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A Nation of Katrina Victims

The Sunday night before Hurricane Katrina hit in 2004, I spent most of the evening gathering as much information as I could on the storm.  Even though I didn’t live in the line of fire, I knew that it would be a critical story for our FM station’s news the next morning.  The warning bulletins from the usually-reserved National Weather Service were scary.  “Human suffering catastrophic by modern standards” was one that stood out.  It was clear we were dealing with a monster.

We all know what happened.  The storm hit.  The flood waters rose. People died.  Looting began.  Help arrived far too late for most people’s taste.

When I saw the news coverage of the mass of humanity inside and outside the Superdome, I didn’t see poor, helpless black people.  I saw a group of people that had been sold a bill of goods.  I saw people who had been trained like animals to rely on the state for their most basic needs.  I saw folks who had lived their entire lives under the auspices of bureaucrats—folks who were utterly incapable of helping themselves when the government they had relied on was suddenly not there.

People feel uncomfortable talking about things like this because the overwhelming majority of the victims were black.  We MUST get past this “soft racism.”  Fear of making people angry or uncomfortable might be our biggest obstacle to coming up with real solutions to our most vexing social problems.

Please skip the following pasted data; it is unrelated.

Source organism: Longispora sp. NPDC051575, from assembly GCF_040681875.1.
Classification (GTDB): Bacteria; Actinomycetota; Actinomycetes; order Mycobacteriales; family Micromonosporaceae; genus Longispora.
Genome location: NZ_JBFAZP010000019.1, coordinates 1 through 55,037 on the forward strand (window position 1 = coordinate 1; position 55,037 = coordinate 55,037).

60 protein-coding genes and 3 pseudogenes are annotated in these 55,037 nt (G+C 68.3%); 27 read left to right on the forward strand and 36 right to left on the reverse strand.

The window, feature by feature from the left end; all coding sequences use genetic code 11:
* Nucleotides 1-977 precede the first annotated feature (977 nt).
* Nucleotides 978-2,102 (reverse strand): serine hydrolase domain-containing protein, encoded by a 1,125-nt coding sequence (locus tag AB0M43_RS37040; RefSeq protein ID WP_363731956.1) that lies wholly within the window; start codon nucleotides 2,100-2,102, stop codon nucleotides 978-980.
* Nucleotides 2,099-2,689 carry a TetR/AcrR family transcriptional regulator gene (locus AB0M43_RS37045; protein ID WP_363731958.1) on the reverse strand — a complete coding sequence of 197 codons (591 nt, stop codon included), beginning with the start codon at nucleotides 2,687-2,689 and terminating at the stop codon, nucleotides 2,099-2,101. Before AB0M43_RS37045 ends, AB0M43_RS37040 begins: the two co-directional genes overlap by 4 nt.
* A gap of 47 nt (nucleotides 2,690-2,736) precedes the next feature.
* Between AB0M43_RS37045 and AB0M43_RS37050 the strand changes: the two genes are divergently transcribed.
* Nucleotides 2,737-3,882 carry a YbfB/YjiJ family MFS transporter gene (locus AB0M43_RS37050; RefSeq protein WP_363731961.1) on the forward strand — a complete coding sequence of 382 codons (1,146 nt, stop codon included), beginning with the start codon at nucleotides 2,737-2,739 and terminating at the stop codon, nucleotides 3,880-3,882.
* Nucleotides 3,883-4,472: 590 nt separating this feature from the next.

I find it curious that some on the extreme left claim GOP policy proposals would put blacks back in “slavery.”  What is blind and complete dependence on the state, if not slavery?  Is it slavery when you are incapable of providing yourself with the necessities of life without The State stepping in?  Is it charity to assist a group of people to such a degree that they have to make virtually “no” decisions about their day-to-day lives?

At the risk of sounding alarmist and melodramatic, I fear this could be what’s in store for the nation at large if we’re not careful.  Under the worst case scenario, I see a nation populated by people whose lives are so closely intertwined with the Government that it is impossible to determine where one ends and the other begins.  I see a once-great country with people living in the equivalent of FEMA trailers, waiting for the next check to arrive in the mail.  That nightmare also includes a populace that throws up its hands and wails when disaster strikes—and the entity on which they’ve relied completely is suddenly unavailable.

A blank check from a nameless and faceless entity is NOT the answer!  Engagement is the answer.  We as Americans and Christians had better get off our collective asses and work directly with those in need.  Sitting back and letting The State handle it is cowardly, counter-productive, and will end up costing us more than we could ever imagine in terms of our liberty and individual freedom.

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